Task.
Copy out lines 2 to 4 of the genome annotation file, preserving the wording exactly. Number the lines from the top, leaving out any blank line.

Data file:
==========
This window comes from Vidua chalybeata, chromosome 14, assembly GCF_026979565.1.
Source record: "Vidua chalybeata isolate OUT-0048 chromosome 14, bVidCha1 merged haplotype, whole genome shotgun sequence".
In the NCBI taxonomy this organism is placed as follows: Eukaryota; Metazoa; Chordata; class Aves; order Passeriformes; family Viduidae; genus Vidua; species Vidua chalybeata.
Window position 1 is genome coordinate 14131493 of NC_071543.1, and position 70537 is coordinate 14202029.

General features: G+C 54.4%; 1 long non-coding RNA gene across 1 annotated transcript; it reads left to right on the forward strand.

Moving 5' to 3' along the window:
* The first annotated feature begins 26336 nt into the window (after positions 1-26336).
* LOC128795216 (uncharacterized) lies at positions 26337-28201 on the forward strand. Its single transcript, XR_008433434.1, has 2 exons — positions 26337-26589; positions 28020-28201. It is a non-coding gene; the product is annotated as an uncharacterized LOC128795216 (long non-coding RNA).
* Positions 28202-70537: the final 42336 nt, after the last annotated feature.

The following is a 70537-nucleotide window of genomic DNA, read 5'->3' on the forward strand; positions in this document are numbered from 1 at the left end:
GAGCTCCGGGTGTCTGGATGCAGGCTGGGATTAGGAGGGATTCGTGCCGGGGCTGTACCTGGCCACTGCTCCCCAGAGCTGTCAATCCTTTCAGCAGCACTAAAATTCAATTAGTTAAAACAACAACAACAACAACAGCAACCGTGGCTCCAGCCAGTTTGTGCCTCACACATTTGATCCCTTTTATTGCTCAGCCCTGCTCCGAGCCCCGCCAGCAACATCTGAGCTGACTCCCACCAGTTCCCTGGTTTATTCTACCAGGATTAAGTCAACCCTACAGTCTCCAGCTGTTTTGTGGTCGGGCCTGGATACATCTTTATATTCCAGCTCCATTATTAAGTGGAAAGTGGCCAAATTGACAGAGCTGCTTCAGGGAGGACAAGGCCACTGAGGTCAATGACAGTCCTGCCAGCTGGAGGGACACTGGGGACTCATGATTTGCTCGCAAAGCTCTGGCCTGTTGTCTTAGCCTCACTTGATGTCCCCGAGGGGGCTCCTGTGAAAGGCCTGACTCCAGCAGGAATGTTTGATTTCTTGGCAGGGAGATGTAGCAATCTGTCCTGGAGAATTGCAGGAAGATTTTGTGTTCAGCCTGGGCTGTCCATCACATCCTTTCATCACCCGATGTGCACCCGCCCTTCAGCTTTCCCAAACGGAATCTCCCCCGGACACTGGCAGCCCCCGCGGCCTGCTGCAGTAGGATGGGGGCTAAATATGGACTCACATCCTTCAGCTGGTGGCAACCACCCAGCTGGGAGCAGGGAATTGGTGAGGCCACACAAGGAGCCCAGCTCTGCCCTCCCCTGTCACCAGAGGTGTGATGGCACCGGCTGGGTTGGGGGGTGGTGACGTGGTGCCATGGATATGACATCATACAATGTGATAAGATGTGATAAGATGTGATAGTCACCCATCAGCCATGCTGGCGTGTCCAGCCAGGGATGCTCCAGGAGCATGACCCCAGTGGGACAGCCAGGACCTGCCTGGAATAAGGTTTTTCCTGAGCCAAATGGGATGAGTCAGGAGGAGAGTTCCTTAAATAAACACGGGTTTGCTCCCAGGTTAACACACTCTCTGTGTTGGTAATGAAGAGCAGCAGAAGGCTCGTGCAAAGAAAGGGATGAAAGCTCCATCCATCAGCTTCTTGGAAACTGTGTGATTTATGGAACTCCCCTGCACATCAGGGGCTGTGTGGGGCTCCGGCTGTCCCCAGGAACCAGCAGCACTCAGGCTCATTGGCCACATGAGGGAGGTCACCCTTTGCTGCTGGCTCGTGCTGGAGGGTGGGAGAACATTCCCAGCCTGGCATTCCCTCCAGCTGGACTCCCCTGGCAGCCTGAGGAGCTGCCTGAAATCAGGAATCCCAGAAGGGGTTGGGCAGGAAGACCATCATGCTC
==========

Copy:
Source record: "Vidua chalybeata isolate OUT-0048 chromosome 14, bVidCha1 merged haplotype, whole genome shotgun sequence".
In the NCBI taxonomy this organism is placed as follows: Eukaryota; Metazoa; Chordata; class Aves; order Passeriformes; family Viduidae; genus Vidua; species Vidua chalybeata.
Window position 1 is genome coordinate 14131493 of NC_071543.1, and position 70537 is coordinate 14202029.